The events in Lancaster took place just as the tide started to turn. But because Lancaster occurred at this threshold, just below the crest of the wave, it is hard to distinguish whether the peculiar features of this riot were anomalies or new precedents. This will, of course, only be clarified with future waves of struggle. For now, Lancaster leaves us with an uncertain snapshot of the future.

Lancaster was the first riot in this sequence that did not last longer than a night and had little national resonance. The explanation for this is, in part, fairly simple. The city was anxious to avoid becoming the center of national events. The city government played their cards well and their wager paid off. Their strategy, a combination of the carrot and the stick, ultimately worked and will likely set a precedent. In this, the tension between the progressive city hall and the regressive police force turned out to be an advantage.

The city was quick to get ahead of the narrative, with the mayor giving a statement that appeared both transparent and sympathetic to the family of the deceased and the protesters. The city government and police made a decision to release the body camera footage early on, breaking with precedent. This footage, and the narrative around it, was unsettling and portrayed a less unambiguous tragedy than the death of George Floyd or Breonna Taylor. The shooting of Munoz lacked the sense of an uncomplicated moral injustice, which may have meant that it was harder to mobilize around. At the same time, the repression likely worked to discourage anyone else. The wave of arrests, the seriousness of the charges, and the amount of bail all seemed unprecedented.

Anti-police riots, of course, often do not last longer than one night, outside of the context of a national wave. It is possible that this is simply all of the energy a city the size and composition of Lancaster could muster.

What does it look like to riot in America’s surveillance capital? It is well known that the role of surveillance is often as preventative as it is punitive. Knowing one may be under surveillance, one tends to act as if they are. But while this functions in times of social peace, it tends to break down during a riot.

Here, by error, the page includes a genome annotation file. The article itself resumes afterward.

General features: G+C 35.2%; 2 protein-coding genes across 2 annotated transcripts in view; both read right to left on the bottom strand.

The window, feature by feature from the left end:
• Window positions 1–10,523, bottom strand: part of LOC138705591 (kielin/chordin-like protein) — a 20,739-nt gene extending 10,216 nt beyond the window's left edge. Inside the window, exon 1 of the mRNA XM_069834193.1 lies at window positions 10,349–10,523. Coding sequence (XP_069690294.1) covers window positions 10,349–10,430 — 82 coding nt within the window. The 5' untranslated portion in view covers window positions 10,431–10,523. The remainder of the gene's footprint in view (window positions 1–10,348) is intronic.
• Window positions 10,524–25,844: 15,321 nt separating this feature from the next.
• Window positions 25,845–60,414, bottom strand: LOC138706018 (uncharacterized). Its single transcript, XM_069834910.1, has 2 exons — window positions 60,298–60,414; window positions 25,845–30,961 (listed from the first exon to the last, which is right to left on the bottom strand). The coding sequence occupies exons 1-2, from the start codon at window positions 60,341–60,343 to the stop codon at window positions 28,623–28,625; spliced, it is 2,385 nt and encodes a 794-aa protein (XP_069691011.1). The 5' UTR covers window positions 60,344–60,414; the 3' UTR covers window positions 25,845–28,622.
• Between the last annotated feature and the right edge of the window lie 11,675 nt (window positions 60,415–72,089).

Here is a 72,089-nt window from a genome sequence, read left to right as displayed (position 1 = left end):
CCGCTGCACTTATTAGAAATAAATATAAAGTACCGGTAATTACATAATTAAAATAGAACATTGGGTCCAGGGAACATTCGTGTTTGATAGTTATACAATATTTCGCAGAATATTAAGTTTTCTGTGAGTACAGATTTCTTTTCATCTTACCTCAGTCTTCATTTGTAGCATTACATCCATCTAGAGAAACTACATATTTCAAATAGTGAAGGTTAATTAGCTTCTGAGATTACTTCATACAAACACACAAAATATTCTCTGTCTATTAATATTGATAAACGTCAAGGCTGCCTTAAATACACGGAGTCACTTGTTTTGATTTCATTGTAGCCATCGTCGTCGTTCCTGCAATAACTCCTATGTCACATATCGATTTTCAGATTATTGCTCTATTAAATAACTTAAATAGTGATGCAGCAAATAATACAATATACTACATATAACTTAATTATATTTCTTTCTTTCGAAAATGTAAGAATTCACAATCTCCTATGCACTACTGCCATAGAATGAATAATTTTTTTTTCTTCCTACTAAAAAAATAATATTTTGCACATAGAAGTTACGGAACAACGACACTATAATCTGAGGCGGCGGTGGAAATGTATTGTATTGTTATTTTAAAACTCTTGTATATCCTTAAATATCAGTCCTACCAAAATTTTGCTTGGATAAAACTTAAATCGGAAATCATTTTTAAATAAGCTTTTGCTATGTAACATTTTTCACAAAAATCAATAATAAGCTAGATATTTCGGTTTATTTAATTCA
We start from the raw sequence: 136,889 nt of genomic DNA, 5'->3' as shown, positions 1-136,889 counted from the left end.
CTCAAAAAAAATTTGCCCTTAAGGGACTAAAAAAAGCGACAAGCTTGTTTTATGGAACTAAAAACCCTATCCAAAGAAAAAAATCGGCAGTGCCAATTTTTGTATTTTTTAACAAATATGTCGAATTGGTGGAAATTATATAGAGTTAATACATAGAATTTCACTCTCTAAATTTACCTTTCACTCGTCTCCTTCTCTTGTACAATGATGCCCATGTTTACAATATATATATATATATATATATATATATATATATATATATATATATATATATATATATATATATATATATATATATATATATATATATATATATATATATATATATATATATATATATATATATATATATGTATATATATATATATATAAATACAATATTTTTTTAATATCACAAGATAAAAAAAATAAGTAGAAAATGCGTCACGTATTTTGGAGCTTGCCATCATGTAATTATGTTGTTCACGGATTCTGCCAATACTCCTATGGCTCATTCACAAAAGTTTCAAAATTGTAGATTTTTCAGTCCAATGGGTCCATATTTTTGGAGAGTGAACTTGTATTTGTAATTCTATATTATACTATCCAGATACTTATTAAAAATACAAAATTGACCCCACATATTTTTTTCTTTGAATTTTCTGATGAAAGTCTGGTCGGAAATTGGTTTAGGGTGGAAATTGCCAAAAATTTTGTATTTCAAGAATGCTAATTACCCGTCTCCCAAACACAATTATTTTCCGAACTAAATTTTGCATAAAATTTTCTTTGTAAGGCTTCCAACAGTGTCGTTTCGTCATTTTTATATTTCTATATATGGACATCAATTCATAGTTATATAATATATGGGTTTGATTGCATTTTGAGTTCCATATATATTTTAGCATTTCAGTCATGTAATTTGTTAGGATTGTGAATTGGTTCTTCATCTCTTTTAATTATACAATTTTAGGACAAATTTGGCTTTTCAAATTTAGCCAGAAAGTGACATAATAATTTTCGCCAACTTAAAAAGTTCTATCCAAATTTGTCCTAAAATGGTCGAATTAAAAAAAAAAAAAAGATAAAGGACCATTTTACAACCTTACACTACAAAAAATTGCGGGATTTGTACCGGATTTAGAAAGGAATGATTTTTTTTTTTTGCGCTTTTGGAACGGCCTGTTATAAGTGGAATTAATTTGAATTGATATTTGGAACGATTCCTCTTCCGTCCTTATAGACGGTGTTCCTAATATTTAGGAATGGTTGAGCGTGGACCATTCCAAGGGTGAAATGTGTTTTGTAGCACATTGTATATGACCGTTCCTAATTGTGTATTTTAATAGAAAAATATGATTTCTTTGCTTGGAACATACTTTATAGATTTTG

Surveillance cameras then tend to be used as part of the campaign of repression in the aftermath of a riot. Thousands of people were identified from surveillance camera footage and arrested in the months that followed the 2010 London riots. This of course is as much a political problem as a technical one. Following the 2020 riots, the NYPD announced that they would establish a task force to comb through surveillance footage of the looting in Manhattan. But that task force was disbanded before any arrests were made.

The role of Lancaster’s actively monitored surveillance network seems novel then. Cameras were used to identify suspects on the spot, particularly those taking the most initiative, allowing the police to make targeted arrests while the riot was still unfolding. It also allowed the police to arrest people the next day who they could plausibly charge with a number of serious crimes. This would have had a dampening effect on any else who might have considered participating. This seems unique in the course of the 2020 riots, but might be particular to the dynamics of a small town.